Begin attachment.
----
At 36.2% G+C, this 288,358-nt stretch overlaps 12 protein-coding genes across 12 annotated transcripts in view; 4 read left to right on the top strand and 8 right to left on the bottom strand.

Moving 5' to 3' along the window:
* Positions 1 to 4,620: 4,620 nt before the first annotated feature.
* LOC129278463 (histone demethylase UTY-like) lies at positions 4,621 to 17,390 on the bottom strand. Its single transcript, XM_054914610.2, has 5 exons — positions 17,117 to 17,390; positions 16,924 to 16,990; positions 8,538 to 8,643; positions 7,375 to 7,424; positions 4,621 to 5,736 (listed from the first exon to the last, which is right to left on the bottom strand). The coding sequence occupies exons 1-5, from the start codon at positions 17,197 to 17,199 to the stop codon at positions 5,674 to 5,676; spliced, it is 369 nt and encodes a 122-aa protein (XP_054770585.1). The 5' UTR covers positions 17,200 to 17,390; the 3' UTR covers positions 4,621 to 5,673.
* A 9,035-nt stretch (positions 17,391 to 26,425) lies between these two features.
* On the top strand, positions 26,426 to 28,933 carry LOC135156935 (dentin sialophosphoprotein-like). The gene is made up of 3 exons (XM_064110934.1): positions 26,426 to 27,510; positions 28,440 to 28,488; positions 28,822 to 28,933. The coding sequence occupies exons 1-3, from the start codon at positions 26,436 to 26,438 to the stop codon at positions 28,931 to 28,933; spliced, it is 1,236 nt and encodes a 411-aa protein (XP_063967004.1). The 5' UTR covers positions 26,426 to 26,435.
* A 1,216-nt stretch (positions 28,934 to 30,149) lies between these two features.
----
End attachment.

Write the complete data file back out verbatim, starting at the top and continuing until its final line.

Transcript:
At 36.2% G+C, this 288,358-nt stretch overlaps 12 protein-coding genes across 12 annotated transcripts in view; 4 read left to right on the top strand and 8 right to left on the bottom strand.

Moving 5' to 3' along the window:
* Positions 1 to 4,620: 4,620 nt before the first annotated feature.
* LOC129278463 (histone demethylase UTY-like) lies at positions 4,621 to 17,390 on the bottom strand. Its single transcript, XM_054914610.2, has 5 exons — positions 17,117 to 17,390; positions 16,924 to 16,990; positions 8,538 to 8,643; positions 7,375 to 7,424; positions 4,621 to 5,736 (listed from the first exon to the last, which is right to left on the bottom strand). The coding sequence occupies exons 1-5, from the start codon at positions 17,197 to 17,199 to the stop codon at positions 5,674 to 5,676; spliced, it is 369 nt and encodes a 122-aa protein (XP_054770585.1). The 5' UTR covers positions 17,200 to 17,390; the 3' UTR covers positions 4,621 to 5,673.
* A 9,035-nt stretch (positions 17,391 to 26,425) lies between these two features.
* On the top strand, positions 26,426 to 28,933 carry LOC135156935 (dentin sialophosphoprotein-like). The gene is made up of 3 exons (XM_064110934.1): positions 26,426 to 27,510; positions 28,440 to 28,488; positions 28,822 to 28,933. The coding sequence occupies exons 1-3, from the start codon at positions 26,436 to 26,438 to the stop codon at positions 28,931 to 28,933; spliced, it is 1,236 nt and encodes a 411-aa protein (XP_063967004.1). The 5' UTR covers positions 26,426 to 26,435.
* A 1,216-nt stretch (positions 28,934 to 30,149) lies between these two features.